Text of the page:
CWE-150: Improper Neutralization of Escape, Meta, or Control Sequences
Weakness ID: 150
The software receives input from an upstream component, but it does not neutralize or incorrectly neutralizes special elements that could be interpreted as escape, meta, or control character sequences when they are sent to a downstream component.
As data is parsed, an injected/absent/malformed delimiter may cause the process to take unexpected actions.
MFV. (multi-channel). Injection of control
characters into log files that allow information hiding when using raw Unix
programs to read the files.
Developers should anticipate that escape, meta and control
characters/sequences will be injected/removed/manipulated in the input
vectors of their software system. Use an appropriate combination of
black lists and white lists to ensure only valid, expected and
appropriate input is processed by the system.
Strategy: Input Validation
Assume all input is malicious. Use an "accept known good" input
validation strategy, i.e., use a whitelist of acceptable inputs that
strictly conform to specifications. Reject any input that does not
strictly conform to specifications, or transform it into something that
When performing input validation, consider all potentially relevant
properties, including length, type of input, the full range of
acceptable values, missing or extra inputs, syntax, consistency across
related fields, and conformance to business rules. As an example of
business rule logic, "boat" may be syntactically valid because it only
contains alphanumeric characters, but it is not valid if the input is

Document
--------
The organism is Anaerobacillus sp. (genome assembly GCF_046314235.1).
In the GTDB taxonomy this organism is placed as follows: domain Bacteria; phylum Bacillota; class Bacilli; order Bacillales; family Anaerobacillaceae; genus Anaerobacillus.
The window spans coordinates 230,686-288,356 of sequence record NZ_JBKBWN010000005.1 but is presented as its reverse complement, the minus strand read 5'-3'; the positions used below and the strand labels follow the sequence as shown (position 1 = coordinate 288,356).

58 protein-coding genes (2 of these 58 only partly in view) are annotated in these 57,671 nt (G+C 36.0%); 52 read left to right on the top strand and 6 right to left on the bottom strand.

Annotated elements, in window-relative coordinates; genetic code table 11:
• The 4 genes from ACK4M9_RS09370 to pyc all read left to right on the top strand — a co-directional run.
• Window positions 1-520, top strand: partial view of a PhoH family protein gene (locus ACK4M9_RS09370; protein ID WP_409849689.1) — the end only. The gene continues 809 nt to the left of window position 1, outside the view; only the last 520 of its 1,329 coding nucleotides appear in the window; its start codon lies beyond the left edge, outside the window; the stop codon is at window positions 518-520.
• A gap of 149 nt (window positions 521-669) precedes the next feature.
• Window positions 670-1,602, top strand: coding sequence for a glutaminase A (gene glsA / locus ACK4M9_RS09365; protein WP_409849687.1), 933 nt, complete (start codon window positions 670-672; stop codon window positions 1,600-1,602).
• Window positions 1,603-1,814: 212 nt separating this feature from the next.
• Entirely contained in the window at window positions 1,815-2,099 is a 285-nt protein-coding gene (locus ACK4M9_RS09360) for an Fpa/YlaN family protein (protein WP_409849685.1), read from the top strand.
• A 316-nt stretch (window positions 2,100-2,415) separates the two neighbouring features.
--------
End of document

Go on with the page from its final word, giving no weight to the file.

only expected to contain colors such as "red" or "blue."
Do not rely exclusively on looking for malicious or malformed inputs
(i.e., do not rely on a blacklist). A blacklist is likely to miss at
least one undesirable input, especially if the code's environment
changes. This can give attackers enough room to bypass the intended
validation. However, blacklists can be useful for detecting potential
attacks or determining which inputs are so malformed that they should be
Strategy: Output Encoding
While it is risky to use dynamically-generated query strings, code, or commands that mix control and data together, sometimes it may be unavoidable. Properly quote arguments and escape any special characters within those arguments. The most conservative approach is to escape or filter all characters that do not pass an extremely strict whitelist (such as everything that is not alphanumeric or white space). If some special characters are still needed, such as white space, wrap each argument in quotes after the escaping/filtering step. Be careful of argument injection (CWE-88).
Strategy: Input Validation
Inputs should be decoded and canonicalized to the application's current internal representation before being validated (CWE-180). Make sure that the application does not decode the same input twice (CWE-174). Such errors could be used to bypass whitelist validation schemes by introducing dangerous inputs after they have been checked.